South Korea has a divine culture that has flourished for thousands of years, filled with countless legends of tradition, honor and hope. Similar to many other Asian cultures, it continues a great history of storytelling that has become a way of life for generation after generation.
Ancient stories of both historical figures and mythological characters have been told for centuries in South Korea, shaping the beliefs and virtues of the people. These legends encompass the very heart of South Korea’s history and integrate magic and mystery into its culture. Discover the stories of early inhabitants, soldiers and gods whose legends are far from forgotten. You’ll be captivated as you surround yourself in the sights and sounds that South Koreans regard as their heritage.
Jeju: See Magical Myths and Legends Unfold
Start your journey in Jeju City at the Chilmeori Shrine, which is located just a few minutes from the Jeju International Airport. If you have the opportunity to travel in February, you’ll be able to enjoy the ritual shaman performance, which represents the proverbial myth of 18,000 gods. As one of the most highly recognized practices on the island, the people of Jeju believe these demonstrations rid the world of evil and injustice.
Next, immerse yourself in the story of the three founding demi-gods at the Samseonghyeol Shrine, their birthplace. You’ll come across the burial altars and ring of stones created in their honor during the Ancient Tamna Kingdom in the 1500s, where celebratory rituals are still held each spring and fall. A little further down the same route is Tamna Mokseokwon, a provincial monument showcasing the unusual beauty of 20 natural trees befitting to their characteristics (such as Gosamok, the “Dead Tree”), 500 pieces of rock in the shape of a human head and other distinctive stones generally found around the island.
Mount Halla is another major landmark you won’t want to miss during your stay on Jeju Island. Learn about the time-honored legend of Grandmother Seolmundae, the mystical founder of Jeju, and the 500 Generals.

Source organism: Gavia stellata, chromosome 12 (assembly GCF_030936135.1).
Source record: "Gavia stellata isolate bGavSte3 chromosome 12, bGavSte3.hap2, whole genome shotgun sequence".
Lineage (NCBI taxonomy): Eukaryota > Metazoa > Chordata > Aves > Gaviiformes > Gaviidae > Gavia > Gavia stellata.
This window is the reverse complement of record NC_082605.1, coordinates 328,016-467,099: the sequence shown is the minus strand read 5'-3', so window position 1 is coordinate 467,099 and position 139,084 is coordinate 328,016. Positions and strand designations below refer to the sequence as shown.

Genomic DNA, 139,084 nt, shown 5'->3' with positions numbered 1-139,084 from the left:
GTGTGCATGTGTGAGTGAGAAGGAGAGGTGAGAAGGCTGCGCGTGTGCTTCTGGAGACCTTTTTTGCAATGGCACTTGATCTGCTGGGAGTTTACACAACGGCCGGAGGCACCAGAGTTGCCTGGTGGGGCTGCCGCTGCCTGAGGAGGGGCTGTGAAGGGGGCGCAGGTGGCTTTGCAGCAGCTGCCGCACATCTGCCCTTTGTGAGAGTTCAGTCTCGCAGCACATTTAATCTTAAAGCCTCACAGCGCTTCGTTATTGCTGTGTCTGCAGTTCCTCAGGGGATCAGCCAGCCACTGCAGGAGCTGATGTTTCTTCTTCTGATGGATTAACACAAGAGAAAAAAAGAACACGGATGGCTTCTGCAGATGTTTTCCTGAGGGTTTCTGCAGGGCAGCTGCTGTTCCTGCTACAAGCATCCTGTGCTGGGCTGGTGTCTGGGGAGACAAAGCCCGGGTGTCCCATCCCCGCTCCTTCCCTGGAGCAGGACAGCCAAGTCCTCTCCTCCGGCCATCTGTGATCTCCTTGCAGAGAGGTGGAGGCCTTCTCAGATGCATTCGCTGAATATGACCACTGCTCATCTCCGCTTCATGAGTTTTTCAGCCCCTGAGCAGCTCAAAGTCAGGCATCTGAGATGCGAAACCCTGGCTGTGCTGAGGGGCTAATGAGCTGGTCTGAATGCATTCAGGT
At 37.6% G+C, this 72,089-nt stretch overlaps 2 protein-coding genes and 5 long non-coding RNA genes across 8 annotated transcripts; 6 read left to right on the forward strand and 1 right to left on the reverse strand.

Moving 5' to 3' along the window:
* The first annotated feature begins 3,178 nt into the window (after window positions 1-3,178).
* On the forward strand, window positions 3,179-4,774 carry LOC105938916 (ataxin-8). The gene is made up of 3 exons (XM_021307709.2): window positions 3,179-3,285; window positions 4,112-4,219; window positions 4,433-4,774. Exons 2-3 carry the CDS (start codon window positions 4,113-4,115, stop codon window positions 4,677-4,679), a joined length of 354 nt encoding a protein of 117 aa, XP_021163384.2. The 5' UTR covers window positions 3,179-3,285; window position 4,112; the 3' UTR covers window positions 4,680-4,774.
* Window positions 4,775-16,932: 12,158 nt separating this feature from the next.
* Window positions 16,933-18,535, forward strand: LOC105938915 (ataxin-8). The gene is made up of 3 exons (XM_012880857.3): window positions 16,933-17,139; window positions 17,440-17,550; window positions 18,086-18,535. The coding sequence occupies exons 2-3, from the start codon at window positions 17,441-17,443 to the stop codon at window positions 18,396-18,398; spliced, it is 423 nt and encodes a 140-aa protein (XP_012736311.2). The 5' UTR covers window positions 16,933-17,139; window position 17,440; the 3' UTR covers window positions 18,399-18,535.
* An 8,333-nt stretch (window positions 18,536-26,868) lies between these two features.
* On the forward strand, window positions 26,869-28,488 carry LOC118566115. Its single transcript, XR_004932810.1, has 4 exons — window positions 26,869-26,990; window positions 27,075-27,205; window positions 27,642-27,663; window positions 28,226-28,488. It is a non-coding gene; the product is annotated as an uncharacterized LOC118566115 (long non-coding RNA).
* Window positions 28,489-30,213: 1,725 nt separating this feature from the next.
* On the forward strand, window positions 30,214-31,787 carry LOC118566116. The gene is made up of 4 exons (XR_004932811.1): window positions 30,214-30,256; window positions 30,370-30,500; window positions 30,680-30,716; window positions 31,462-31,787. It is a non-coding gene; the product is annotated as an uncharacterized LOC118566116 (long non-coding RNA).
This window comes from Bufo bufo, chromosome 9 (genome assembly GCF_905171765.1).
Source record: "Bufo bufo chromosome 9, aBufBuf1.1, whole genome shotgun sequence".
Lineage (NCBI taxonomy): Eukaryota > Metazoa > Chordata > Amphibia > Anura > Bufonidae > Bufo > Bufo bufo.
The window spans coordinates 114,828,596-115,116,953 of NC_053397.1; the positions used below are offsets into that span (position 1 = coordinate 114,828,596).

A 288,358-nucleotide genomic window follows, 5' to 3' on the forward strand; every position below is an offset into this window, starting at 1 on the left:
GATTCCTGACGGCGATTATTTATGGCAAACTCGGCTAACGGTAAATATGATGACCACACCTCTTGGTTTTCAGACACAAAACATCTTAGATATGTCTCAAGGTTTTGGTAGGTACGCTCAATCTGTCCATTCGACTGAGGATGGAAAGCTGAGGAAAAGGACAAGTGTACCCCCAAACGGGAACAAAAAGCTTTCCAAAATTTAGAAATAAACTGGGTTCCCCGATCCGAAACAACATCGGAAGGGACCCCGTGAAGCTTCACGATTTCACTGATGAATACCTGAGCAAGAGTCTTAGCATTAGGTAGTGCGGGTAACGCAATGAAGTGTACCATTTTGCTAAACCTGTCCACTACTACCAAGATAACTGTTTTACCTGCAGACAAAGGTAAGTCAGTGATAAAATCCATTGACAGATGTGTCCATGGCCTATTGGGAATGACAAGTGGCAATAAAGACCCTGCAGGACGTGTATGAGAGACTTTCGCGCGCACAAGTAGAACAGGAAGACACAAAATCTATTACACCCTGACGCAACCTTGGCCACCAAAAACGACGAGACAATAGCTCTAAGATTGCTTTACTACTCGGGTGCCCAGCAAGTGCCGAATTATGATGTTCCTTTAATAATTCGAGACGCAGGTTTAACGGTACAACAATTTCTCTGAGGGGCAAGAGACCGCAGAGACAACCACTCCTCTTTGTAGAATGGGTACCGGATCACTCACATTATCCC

Along your walking journey on the Yeongsil trail, you’ll see a long line of vertical pillar rocks spread out along the mountain, bringing the story to life of how the 500 generals wept for their deceased mother. Jeju Stone Culture Park features outdoor displays of stone cultures from prehistoric dynasties and traditional thatched-roof houses. You’ll come across exhibits honoring Grandmother Seolmundae, artifacts relating to the life and death of Jeju residents and also the Bangsatap, a stone tower constructed to protect islanders from evil.
Travel further east to the Seongeup Folk Village where you’ll find a small Jeju community still filled with many cultural treasures of traditional folk songs, authentic foods and historic zelkhova trees. During the rest of your trip, you won’t want to miss
The Korean Confucian temples — these long-established philosophical monuments are a colossal part of the history of the country (as well as the rest of Asia). Located in the southwestern part of Jeju, the Daejeong Hanggyo temple is an awe-inspiring piece of architecture that dates back to 1653. The Yakcheon Temple is famous for its display of the largest Buddhist statue in Asia. The name of the temple translates as the “temple where medicinal water flows.” A place of hope and renewed spirit for many Buddhists, the Yakcheon Temple is widely renowned for mystical stories about the medicinal water, which many people still drink when they are here.
If you’re looking for other ways to immerse yourself in Jeju’s traditions, here are a few highly celebrated festivals you can plan your trip around:
First Full Moon Fire Festival (Jeongwol Daeboreum): The annual festival is held on the weekend before the full moon of the Lunar New Year. During this traditional ritual, they set Saebyeol Oreum ablaze in the hopes of receiving a year of abundance and exterminating harmful insects from the fields.
Sacrificial Ritual (Samseonghyeol Chunkidaeje): This traditional ceremony is a veneration of the three demi-gods who founded the ancient kingdom of Tamna.